18. What advantage did James McAvoy feel £100m films have over low budget films? They have a massive budget to sell the film if it's not very good
  19. What is VOD? Video On Demand
  20. What % increase did VOD see last year? 50%
  21. What impact might VOD have on distributers and Studios? They might become less important
  22. What impact has it had on Blockbuster rental stores? It has caused them to lose a lot of money and even close a lot of stores down
  23. What was unique about Ben Wheatleys 'A Field In England'? it was the first UK film to be released simultaneously in cinemas, on DVD, on TV and through video-on-demand
  24. What does director of The Machine Caradog James think is the toughest part of film making? Making a good film reach an audience
  25. Why have rules been relaxed on what makes a film 'British'? To help encourage investment in the UK film industry
  26. How has the use of visual effects in films been encouraged? The points for visual effects has been increased
  27. Name five of these rules and link them to The Kings Speech, Kill List and The World's End  
  • film set in the uk       
  • lead characters British citizens or residents           
  • British director, scriptwriter, producer, composer, key staff, crew 
  • Original dialogue recorded mainly in English language             
  • Film based on British subject matter or underlying material                                                              
  • The three films above fit most if not all of the above criteria, and are therefore qualified as British films
    28.  What rules has chancellor George Osbourne announced for tax on British films? That tax relief         would be increased from 20% to 25% on the first £20 million of qualifying production expenditure
    29.  What is the highest grossing film in UK box office history? James Bond: Skyfall
    30.  How much has it taken and how many screens was it available on? Globally it has taken               $870m (£540m) and was available on 587 cinema screens across the UK and Ireland alone

Friday, 18 September 2015

Representation Analysis

Image one: Doug Bihlmairer

My representation: I said that this man wouldn't have a professional job judging by the way he dressed. I also described him as the type of person that isn't stressed over things by looking at his relaxed facial expression. Other things I noted down were: scruffy, cheap clothes, smoker, and poor income.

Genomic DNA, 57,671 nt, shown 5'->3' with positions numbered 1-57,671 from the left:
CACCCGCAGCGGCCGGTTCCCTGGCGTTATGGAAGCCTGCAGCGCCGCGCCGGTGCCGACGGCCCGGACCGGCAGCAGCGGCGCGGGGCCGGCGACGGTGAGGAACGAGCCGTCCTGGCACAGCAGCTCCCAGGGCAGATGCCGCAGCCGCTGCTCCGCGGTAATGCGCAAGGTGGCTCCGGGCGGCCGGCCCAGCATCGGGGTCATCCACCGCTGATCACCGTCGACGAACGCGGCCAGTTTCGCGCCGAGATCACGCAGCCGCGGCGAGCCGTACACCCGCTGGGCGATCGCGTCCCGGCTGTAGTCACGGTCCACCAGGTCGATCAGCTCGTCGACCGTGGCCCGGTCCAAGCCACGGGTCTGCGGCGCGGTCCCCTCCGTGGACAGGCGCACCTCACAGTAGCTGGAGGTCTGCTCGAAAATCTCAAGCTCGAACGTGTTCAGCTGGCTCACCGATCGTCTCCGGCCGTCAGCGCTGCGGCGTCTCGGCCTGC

Actual background: Doug Bihlmairer is a man that works for Ralph Lauren. He has a well paid job and his scruffy look is actually a fashion choice, and are not cheap at all.

Image two: Ralph Lauren

My representation: When I saw this photo I automatically thought this man was posh, well-groomed, and very wealthy. This was based on his clothing and the place he was in. I also said that he has a good reputation, and was never the sort to be a trouble maker. This was also based on his clothes. Other notes I had made were: upper class, and sophisticated. This was taken from the horses in the background as they are often associated with upper class people.

Actual background: Ralph Lauren is a well known fashion designer. He loves the British style and bases he designs on this. He is very successful and is portrayed as smart and powerful.

Image three: Lynn Yeagar

My representation: I said this woman was comfortable with her own style and doesn't try to fit in, as both her clothes and make up are unique. I also stated that she was into old fashioned clothing as this is what her clothing in the photo is suggesting. And I also noted that she was wealthy. I thought this because of her large fur coat.

Actual Background: Lynn Yeagar works for vogue. She is known to have a quirky and unusual style. If you look closer, her jewelry is also a give away to her wealth.

Image four: Ted Bundy 

My representation: From this image I thought this man was smart and upper-class, based on the way he was groomed and dressed. I also noted that he had an important and serious job, maybe something along the lines of a Lawyer. I assumed this because of his serious facial expression and that he looks like he is arguing something.

Actual background: Ted Bundy is a serial killer, kidnapper, rapist and necrophile. He managed to escape from prison twice before finally being sentenced to death by the electric chair.

Image five: King Edward VIII

My representation: From this photo I made the assumption that this man could have been some sort of Professor because of the many books in the background and the suit he is wearing. I also thought he was smart looking but likes to look different as well as the white suit and orange checked tie combination is unusual.

Actual background: Edward was King of the United Kingdom, and Emperor of India, from 20 January 1936 until his abdication on 11 December the same year when he abdicated.

Image six: River Phoenix

My Representation: I thought that by the way he dressed he probably wouldn't have a professional job as his fashion sense would not appeal to the employers. I also noted that he looked middle-class and was the sort of person to not care about others' opinions. This was also taken from his fashion style.

Actual Background: River Phoenix was an American actor and musician that died of an overdose at the age of just 23. He was in films such as 'Stand By Me' and 'My Own Private Idaho'.

Tuesday, 15 September 2015


 5 favourite TV programmes: 

1. I'm a Celebrity Get me Out of Here
  • a reality TV game show in which 12 celebrities undergo a series of challenges whilst living together in a jungle for a few weeks.
  • series 15 is due to air at the end of 2015.
  • it has won many awards including British Comedy for best comedy entertainment, and numerous BAFTA awards.

 2. Made in Chelsea (MiC)
  • a reality TV show about the every day lives of men and women living in Chelsea, London.
  • The cast includes: Jamie Laing, Louise Thompson, Alexander Mytton, 'Binky' Felstead, and many more.
  • The reality TV show has millions of viewers and is currently showing their recent journey to LA on channel E4.